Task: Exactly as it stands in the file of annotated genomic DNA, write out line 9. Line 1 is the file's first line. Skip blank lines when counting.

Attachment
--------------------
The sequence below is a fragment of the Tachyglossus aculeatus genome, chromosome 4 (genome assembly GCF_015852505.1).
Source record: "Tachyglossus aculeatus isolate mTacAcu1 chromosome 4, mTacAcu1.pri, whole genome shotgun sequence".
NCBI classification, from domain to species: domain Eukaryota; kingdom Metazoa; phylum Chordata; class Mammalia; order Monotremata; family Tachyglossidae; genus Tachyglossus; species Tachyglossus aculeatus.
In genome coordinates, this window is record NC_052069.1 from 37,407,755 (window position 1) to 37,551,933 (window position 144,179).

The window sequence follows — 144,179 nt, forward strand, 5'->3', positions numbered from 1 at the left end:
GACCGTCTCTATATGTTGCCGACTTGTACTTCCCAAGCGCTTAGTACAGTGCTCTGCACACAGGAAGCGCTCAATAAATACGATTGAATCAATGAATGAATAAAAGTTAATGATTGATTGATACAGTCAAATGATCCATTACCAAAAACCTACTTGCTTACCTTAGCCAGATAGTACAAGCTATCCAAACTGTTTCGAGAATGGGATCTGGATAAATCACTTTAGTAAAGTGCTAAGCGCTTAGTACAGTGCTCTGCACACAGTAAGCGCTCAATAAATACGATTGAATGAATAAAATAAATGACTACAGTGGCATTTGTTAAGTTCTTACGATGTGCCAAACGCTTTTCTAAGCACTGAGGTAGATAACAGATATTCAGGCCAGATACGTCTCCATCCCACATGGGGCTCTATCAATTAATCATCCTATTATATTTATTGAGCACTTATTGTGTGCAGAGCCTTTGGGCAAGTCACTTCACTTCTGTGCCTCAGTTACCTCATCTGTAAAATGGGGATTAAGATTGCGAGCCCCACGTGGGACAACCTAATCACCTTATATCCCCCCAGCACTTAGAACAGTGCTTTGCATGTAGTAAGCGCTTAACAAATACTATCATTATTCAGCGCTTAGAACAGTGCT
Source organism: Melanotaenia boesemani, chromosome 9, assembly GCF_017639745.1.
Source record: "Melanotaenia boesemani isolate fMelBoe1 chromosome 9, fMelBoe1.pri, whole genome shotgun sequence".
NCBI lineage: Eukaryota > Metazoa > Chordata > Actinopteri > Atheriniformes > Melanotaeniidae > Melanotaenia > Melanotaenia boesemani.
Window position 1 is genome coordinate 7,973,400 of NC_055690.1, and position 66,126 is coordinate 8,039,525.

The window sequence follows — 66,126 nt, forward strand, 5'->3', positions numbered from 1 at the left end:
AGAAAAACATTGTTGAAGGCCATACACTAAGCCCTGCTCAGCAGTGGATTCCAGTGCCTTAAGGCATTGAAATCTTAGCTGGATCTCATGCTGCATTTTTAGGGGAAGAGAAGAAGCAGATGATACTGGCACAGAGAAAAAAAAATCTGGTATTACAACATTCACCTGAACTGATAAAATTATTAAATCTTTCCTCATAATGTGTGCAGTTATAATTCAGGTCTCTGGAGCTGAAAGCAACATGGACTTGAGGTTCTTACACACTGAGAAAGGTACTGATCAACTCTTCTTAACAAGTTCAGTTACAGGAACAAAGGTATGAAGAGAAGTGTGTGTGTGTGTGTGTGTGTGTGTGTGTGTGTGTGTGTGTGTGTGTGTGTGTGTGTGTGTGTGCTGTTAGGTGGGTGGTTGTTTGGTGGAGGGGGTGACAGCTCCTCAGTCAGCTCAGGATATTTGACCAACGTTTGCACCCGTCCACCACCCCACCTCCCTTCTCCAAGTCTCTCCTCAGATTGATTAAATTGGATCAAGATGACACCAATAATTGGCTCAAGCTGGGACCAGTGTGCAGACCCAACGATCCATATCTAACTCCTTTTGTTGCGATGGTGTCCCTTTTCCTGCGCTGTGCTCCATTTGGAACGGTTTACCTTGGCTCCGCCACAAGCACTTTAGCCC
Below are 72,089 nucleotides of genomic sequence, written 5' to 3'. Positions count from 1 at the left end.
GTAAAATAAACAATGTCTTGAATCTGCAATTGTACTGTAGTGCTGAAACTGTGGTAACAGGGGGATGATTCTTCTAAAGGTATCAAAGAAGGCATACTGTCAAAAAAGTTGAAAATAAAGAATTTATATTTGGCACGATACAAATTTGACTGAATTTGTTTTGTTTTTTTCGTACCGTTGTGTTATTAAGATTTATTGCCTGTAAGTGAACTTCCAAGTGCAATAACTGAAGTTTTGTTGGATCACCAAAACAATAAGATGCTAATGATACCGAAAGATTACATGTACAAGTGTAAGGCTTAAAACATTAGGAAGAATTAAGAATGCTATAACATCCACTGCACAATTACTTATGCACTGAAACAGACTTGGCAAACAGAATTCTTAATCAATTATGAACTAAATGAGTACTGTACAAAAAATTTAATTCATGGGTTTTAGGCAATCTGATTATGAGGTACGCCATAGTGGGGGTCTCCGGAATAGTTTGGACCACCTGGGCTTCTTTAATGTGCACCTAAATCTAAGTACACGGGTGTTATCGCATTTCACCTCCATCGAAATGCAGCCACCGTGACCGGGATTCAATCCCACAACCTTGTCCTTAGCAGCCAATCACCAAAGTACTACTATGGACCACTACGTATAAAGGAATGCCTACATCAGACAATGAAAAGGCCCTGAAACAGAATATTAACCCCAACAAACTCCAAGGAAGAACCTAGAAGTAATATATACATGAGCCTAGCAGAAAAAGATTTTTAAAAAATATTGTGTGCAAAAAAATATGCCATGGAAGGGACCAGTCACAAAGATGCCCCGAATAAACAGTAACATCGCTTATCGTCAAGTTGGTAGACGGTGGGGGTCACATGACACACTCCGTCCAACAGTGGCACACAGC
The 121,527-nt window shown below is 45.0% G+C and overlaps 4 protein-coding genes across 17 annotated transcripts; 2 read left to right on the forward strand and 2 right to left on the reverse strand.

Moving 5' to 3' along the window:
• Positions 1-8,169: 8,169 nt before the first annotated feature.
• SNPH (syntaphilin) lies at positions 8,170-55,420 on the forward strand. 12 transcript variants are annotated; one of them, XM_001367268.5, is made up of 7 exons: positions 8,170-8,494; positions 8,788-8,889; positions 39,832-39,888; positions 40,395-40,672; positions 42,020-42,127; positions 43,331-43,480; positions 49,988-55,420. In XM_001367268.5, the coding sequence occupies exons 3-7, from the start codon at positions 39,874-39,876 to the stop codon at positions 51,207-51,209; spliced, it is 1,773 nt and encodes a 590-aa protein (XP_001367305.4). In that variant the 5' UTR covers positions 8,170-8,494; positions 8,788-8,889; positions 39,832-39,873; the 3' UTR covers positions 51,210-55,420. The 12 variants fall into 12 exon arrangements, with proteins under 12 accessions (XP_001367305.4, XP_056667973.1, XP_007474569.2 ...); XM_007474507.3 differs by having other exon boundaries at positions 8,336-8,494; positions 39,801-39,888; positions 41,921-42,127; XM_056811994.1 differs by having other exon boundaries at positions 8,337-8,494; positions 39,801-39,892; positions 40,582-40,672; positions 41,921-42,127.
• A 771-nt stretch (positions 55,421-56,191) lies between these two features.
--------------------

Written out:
NCBI lineage: Eukaryota > Metazoa > Chordata > Actinopteri > Atheriniformes > Melanotaeniidae > Melanotaenia > Melanotaenia boesemani.